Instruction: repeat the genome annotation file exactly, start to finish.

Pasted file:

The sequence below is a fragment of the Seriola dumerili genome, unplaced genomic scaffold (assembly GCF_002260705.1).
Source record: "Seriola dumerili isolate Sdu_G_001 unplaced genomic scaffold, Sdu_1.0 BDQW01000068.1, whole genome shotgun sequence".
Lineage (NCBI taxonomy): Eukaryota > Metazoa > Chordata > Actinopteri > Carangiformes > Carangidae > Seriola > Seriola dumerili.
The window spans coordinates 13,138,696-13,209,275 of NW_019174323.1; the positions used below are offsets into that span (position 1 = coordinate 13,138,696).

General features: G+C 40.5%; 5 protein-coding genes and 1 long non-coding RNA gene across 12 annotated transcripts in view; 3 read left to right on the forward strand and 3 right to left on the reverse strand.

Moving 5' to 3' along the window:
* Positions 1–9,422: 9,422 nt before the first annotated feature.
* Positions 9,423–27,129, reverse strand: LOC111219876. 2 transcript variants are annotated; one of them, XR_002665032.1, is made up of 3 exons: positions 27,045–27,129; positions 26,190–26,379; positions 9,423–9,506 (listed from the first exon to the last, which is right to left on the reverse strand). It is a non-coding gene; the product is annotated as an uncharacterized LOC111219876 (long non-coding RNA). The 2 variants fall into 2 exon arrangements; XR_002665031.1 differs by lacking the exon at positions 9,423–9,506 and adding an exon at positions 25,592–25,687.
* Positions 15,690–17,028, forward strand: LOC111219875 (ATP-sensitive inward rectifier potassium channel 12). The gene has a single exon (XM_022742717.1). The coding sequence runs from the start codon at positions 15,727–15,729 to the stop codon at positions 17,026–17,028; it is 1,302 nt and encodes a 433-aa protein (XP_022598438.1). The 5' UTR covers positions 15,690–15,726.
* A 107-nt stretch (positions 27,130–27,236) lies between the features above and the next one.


The sequence below is a fragment of the Seriola dumerili genome, unplaced genomic scaffold (assembly GCF_002260705.1).
Source record: "Seriola dumerili isolate Sdu_G_001 unplaced genomic scaffold, Sdu_1.0 BDQW01000068.1, whole genome shotgun sequence".
Lineage (NCBI taxonomy): Eukaryota > Metazoa > Chordata > Actinopteri > Carangiformes > Carangidae > Seriola > Seriola dumerili.
The window spans coordinates 13,138,696-13,209,275 of NW_019174323.1; the positions used below are offsets into that span (position 1 = coordinate 13,138,696).

General features: G+C 40.5%; 5 protein-coding genes and 1 long non-coding RNA gene across 12 annotated transcripts in view; 3 read left to right on the forward strand and 3 right to left on the reverse strand.

Moving 5' to 3' along the window:
* Positions 1–9,422: 9,422 nt before the first annotated feature.
* Positions 9,423–27,129, reverse strand: LOC111219876. 2 transcript variants are annotated; one of them, XR_002665032.1, is made up of 3 exons: positions 27,045–27,129; positions 26,190–26,379; positions 9,423–9,506 (listed from the first exon to the last, which is right to left on the reverse strand). It is a non-coding gene; the product is annotated as an uncharacterized LOC111219876 (long non-coding RNA). The 2 variants fall into 2 exon arrangements; XR_002665031.1 differs by lacking the exon at positions 9,423–9,506 and adding an exon at positions 25,592–25,687.
* Positions 15,690–17,028, forward strand: LOC111219875 (ATP-sensitive inward rectifier potassium channel 12). The gene has a single exon (XM_022742717.1). The coding sequence runs from the start codon at positions 15,727–15,729 to the stop codon at positions 17,026–17,028; it is 1,302 nt and encodes a 433-aa protein (XP_022598438.1). The 5' UTR covers positions 15,690–15,726.
* A 107-nt stretch (positions 27,130–27,236) lies between the features above and the next one.